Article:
The new care model to be rolled out in Arbroath and which has enjoyed success elsewhere has been re-energising services according to the NHS.
The Enhanced South Angus Community Support Programme, which has been running successfully elsewhere, is due to be rolled out in Arbroath at the beginning of March to provide improved care.
The pilot was run through four GP practices - Carnoustie, Monifieth, Broughty Ferry and Grove - and set out to test whether it was possible to prevent unnecessary admissions through enhanced assessment and support at home and to promote timely discharge from hospital. It supported not only those requiring a short term higher level of intervention to remain at home but also facilitate the discharge of medically and clinically stable patients from hospital.
Dr Dougie Lowdon, Clinical Lead Consultant Medicine for the Elderly at NHS Tayside, is enthusiastic about the programme’s success to date and the potential for the future.
He explained: “The feeling has traditionally been if you are old and frail you need to go hospital, but lots of older people who are frail don’t need to be treated in hospital.
“The multidisciplinary team that deals with medical assessments has historically been based in hospitals. We are trying to recreate that model in the community rather than a hospital, it’s because we now have the capacity.
“The Enhanced Community Support (ECS) was a trial programme with Scottish Government funding and what it allowed us to do was employ more therapists, more nurses more GP time, more pharmacists’ time to look after all these frail people in the Monifieth, Carnoustie and Broughty Ferry communities at home.”
According to Dr Lowdon the statistics speak for themselves, with emergency admissions reduced by 13% at the ECS practices, compared with a rise of 10% at other GP practices. Occupied bed days were down by 23%, compared to around 3% at non-ECS centres and the average length of stay during the trial was down 12%, around 1.5 days, again compared to non-ECS areas which was 6%
Dr Lowdon said: “If you take older people out of a routine and put them in hospital a lot of patients find it difficult to get back to normal and we find it difficult to discharge them. What tends to happen next is they go off to care homes and the number of people doing that has been halved. Reducing admissions, reducing bed days, because of that hospitals are getting quieter and Arbroath Infirmary and Little Cairnie have more empty beds as a consequence.”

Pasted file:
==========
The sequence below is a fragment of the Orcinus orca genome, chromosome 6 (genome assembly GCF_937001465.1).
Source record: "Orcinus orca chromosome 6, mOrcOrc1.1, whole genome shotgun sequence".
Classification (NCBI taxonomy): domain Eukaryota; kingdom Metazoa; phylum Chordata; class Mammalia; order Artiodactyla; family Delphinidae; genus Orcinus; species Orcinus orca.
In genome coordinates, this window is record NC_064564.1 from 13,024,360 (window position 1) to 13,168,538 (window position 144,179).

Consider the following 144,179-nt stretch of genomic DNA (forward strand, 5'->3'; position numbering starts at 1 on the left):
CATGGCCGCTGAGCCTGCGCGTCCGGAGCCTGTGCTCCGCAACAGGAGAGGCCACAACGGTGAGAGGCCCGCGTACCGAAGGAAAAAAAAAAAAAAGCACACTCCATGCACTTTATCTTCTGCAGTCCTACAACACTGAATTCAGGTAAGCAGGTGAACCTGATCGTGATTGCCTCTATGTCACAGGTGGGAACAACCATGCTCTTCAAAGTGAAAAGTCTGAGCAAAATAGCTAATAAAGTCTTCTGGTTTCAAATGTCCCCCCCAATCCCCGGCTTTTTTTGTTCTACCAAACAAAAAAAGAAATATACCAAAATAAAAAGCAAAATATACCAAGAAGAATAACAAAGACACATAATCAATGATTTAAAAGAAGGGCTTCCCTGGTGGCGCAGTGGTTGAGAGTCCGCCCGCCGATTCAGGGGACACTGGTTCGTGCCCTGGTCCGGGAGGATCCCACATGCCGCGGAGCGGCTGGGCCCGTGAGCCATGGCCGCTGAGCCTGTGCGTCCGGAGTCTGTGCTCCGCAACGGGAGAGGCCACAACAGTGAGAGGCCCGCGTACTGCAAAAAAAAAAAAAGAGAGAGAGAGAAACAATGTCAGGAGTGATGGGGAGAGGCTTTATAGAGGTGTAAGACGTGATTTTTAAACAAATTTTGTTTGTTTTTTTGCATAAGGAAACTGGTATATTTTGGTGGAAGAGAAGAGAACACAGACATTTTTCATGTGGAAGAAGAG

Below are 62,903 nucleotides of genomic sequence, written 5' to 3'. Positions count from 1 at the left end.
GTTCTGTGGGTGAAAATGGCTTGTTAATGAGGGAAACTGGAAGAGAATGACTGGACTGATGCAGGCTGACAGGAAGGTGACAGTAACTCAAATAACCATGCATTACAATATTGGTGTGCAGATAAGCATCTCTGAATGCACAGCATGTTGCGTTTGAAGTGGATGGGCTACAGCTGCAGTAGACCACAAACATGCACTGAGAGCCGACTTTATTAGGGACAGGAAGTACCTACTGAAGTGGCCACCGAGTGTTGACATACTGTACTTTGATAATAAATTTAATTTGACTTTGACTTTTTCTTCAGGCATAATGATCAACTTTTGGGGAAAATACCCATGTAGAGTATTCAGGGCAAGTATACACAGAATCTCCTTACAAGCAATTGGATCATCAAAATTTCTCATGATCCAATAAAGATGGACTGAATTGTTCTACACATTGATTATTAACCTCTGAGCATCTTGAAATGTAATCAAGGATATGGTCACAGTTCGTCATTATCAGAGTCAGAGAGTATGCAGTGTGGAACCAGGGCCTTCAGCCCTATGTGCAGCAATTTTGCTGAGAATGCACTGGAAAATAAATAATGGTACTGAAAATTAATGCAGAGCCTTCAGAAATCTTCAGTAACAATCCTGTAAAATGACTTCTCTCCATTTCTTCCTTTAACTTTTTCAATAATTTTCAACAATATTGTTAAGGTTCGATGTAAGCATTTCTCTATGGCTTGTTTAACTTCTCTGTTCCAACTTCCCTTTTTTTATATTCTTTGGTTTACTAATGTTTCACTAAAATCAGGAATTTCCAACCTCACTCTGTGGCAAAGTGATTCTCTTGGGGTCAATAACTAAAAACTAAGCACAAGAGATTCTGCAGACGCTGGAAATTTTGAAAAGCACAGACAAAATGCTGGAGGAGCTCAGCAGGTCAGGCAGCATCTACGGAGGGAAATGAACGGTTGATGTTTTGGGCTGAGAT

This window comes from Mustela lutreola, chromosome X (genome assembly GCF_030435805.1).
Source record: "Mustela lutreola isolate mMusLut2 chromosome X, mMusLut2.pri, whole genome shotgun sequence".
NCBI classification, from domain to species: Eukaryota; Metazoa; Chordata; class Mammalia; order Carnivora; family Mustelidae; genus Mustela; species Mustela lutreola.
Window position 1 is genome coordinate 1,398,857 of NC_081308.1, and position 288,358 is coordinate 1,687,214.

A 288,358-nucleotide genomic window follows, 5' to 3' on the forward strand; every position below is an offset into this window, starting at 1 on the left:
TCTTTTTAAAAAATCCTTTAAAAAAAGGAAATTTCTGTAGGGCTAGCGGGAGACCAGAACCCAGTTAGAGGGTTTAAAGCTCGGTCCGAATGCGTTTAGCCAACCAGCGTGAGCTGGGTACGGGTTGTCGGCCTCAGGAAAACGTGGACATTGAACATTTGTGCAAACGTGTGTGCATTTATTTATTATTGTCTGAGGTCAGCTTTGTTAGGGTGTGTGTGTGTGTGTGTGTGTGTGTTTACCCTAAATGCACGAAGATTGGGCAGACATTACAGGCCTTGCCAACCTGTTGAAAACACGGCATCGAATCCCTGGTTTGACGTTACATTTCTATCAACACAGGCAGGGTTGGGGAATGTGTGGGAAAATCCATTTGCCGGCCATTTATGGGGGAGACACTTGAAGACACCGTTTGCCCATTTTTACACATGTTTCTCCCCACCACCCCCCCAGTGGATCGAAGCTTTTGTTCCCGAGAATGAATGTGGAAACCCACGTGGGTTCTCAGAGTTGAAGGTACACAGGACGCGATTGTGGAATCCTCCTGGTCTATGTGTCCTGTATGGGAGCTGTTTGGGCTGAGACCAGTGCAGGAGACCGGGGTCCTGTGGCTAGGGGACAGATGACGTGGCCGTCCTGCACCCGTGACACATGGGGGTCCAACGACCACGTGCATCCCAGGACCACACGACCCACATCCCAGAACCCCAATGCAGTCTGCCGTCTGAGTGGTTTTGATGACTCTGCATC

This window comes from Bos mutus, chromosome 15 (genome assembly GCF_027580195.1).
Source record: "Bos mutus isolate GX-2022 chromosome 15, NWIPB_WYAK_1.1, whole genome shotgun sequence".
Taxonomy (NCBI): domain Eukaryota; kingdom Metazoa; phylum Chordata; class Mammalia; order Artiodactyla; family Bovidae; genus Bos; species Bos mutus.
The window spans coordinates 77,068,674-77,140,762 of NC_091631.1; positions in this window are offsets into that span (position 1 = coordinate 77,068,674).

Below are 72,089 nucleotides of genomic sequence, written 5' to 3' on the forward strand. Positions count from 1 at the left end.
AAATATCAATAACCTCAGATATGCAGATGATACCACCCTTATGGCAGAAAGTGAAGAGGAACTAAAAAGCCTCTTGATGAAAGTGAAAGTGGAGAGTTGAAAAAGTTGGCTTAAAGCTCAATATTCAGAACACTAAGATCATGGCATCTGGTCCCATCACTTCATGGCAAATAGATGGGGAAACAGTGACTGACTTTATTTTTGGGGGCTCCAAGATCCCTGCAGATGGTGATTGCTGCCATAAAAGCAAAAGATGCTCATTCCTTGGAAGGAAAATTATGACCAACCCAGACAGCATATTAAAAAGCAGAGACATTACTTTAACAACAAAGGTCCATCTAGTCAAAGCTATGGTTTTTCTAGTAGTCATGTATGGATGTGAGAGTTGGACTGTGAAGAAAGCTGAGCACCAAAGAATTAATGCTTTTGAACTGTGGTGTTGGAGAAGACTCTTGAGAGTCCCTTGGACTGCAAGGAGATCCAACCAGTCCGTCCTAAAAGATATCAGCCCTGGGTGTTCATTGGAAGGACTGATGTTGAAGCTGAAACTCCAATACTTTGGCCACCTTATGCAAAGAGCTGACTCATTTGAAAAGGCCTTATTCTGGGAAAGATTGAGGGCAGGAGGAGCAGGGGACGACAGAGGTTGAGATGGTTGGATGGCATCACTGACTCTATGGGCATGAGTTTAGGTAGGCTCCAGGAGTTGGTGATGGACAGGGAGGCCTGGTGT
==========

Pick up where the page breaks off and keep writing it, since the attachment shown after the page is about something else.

Feedback through staff surveys and patient video diaries has been positive and health professionals in Arbroath appear keen to get onboard. Dr Lowdon explained: “The feedback from all has been the crucial thing. We’ve had health professionals telling us this was the kind of job they envisaged when they took up their careers. From the patients we’ve heard that this was what they had always envisaged when people spoke to them about being cared for at home.
“The feeling we were getting from the health professionals in Arbroath was it was not fair that Carnoustie, Monifieth and Broughty Ferry were getting it and they weren’t. I haven’t heard many negative criticism from health professionals. It’s a good sign that they have been biting our hand off for this.
“There was also a very positive public health survey by NHS Tayside and because of that the programme will run indefinitely and it will start in Arbroath on 9th March.”
Angus South MSP Graeme Dey met this week with Dr Lowdon and also Senior Charge Nurse Sheila Pudney. Mr Dey commented: “What struck me most about my discussions with Dougie, Sheila and other staff at the Infirmary was their enthusiasm for and absolute belief in this approach.
“This isn’t being rolled out on a whim. The model has been proved to work in Carnoustie and Monifieth where there’s been a 50% reduction in the number of patients that leave hospital for a care home. The fact is that the longer frail patients stay in a traditional hospital setting the less likely they are to return successfully to their home environment.”